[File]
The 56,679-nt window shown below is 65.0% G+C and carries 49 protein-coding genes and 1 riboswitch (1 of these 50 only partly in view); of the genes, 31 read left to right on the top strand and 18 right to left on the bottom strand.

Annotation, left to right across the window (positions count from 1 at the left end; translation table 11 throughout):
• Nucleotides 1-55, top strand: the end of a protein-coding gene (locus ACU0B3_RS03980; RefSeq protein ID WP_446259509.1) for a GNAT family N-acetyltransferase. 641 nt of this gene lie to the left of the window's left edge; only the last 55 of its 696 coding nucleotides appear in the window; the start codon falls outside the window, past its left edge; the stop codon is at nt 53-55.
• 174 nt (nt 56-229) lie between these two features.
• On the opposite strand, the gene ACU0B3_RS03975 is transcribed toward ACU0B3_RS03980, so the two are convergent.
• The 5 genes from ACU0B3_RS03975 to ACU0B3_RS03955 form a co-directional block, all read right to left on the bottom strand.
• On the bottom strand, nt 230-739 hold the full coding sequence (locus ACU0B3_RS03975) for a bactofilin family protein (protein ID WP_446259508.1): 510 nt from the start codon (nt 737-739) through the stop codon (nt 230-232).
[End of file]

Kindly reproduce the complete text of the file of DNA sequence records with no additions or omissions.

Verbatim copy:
The 56,679-nt window shown below is 65.0% G+C and carries 49 protein-coding genes and 1 riboswitch (1 of these 50 only partly in view); of the genes, 31 read left to right on the top strand and 18 right to left on the bottom strand.

Annotation, left to right across the window (positions count from 1 at the left end; translation table 11 throughout):
• Nucleotides 1-55, top strand: the end of a protein-coding gene (locus ACU0B3_RS03980; RefSeq protein ID WP_446259509.1) for a GNAT family N-acetyltransferase. 641 nt of this gene lie to the left of the window's left edge; only the last 55 of its 696 coding nucleotides appear in the window; the start codon falls outside the window, past its left edge; the stop codon is at nt 53-55.
• 174 nt (nt 56-229) lie between these two features.
• On the opposite strand, the gene ACU0B3_RS03975 is transcribed toward ACU0B3_RS03980, so the two are convergent.
• The 5 genes from ACU0B3_RS03975 to ACU0B3_RS03955 form a co-directional block, all read right to left on the bottom strand.
• On the bottom strand, nt 230-739 hold the full coding sequence (locus ACU0B3_RS03975) for a bactofilin family protein (protein ID WP_446259508.1): 510 nt from the start codon (nt 737-739) through the stop codon (nt 230-232).